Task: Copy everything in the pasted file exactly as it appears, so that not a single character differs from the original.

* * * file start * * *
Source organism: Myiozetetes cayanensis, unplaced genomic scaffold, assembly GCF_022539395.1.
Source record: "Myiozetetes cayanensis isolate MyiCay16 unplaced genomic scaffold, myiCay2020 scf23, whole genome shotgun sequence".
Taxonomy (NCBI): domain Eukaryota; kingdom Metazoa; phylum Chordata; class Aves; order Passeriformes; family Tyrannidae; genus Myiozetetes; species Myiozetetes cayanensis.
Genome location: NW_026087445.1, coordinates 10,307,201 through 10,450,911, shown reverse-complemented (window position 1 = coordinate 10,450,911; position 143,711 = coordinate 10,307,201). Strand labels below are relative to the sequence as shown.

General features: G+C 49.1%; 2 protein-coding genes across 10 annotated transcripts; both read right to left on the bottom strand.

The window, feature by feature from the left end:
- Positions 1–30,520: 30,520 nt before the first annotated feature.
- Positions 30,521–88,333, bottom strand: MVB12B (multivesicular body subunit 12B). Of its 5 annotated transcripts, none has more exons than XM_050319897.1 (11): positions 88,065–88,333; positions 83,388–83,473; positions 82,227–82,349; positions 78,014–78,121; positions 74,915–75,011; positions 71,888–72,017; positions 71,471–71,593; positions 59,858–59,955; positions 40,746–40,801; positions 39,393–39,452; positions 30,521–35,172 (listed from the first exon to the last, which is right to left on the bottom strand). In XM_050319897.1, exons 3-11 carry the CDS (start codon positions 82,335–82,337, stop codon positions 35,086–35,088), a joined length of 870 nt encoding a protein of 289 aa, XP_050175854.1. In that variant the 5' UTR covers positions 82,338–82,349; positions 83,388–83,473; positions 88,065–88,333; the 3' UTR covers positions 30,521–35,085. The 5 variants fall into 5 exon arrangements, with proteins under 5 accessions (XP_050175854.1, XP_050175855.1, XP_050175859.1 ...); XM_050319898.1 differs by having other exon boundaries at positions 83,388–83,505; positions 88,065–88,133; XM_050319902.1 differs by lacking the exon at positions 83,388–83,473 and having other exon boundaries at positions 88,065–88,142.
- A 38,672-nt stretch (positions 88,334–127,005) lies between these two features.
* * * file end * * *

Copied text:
Source organism: Myiozetetes cayanensis, unplaced genomic scaffold, assembly GCF_022539395.1.
Source record: "Myiozetetes cayanensis isolate MyiCay16 unplaced genomic scaffold, myiCay2020 scf23, whole genome shotgun sequence".
Taxonomy (NCBI): domain Eukaryota; kingdom Metazoa; phylum Chordata; class Aves; order Passeriformes; family Tyrannidae; genus Myiozetetes; species Myiozetetes cayanensis.
Genome location: NW_026087445.1, coordinates 10,307,201 through 10,450,911, shown reverse-complemented (window position 1 = coordinate 10,450,911; position 143,711 = coordinate 10,307,201). Strand labels below are relative to the sequence as shown.

General features: G+C 49.1%; 2 protein-coding genes across 10 annotated transcripts; both read right to left on the bottom strand.

The window, feature by feature from the left end:
- Positions 1–30,520: 30,520 nt before the first annotated feature.
- Positions 30,521–88,333, bottom strand: MVB12B (multivesicular body subunit 12B). Of its 5 annotated transcripts, none has more exons than XM_050319897.1 (11): positions 88,065–88,333; positions 83,388–83,473; positions 82,227–82,349; positions 78,014–78,121; positions 74,915–75,011; positions 71,888–72,017; positions 71,471–71,593; positions 59,858–59,955; positions 40,746–40,801; positions 39,393–39,452; positions 30,521–35,172 (listed from the first exon to the last, which is right to left on the bottom strand). In XM_050319897.1, exons 3-11 carry the CDS (start codon positions 82,335–82,337, stop codon positions 35,086–35,088), a joined length of 870 nt encoding a protein of 289 aa, XP_050175854.1. In that variant the 5' UTR covers positions 82,338–82,349; positions 83,388–83,473; positions 88,065–88,333; the 3' UTR covers positions 30,521–35,085. The 5 variants fall into 5 exon arrangements, with proteins under 5 accessions (XP_050175854.1, XP_050175855.1, XP_050175859.1 ...); XM_050319898.1 differs by having other exon boundaries at positions 83,388–83,505; positions 88,065–88,133; XM_050319902.1 differs by lacking the exon at positions 83,388–83,473 and having other exon boundaries at positions 88,065–88,142.
- A 38,672-nt stretch (positions 88,334–127,005) lies between these two features.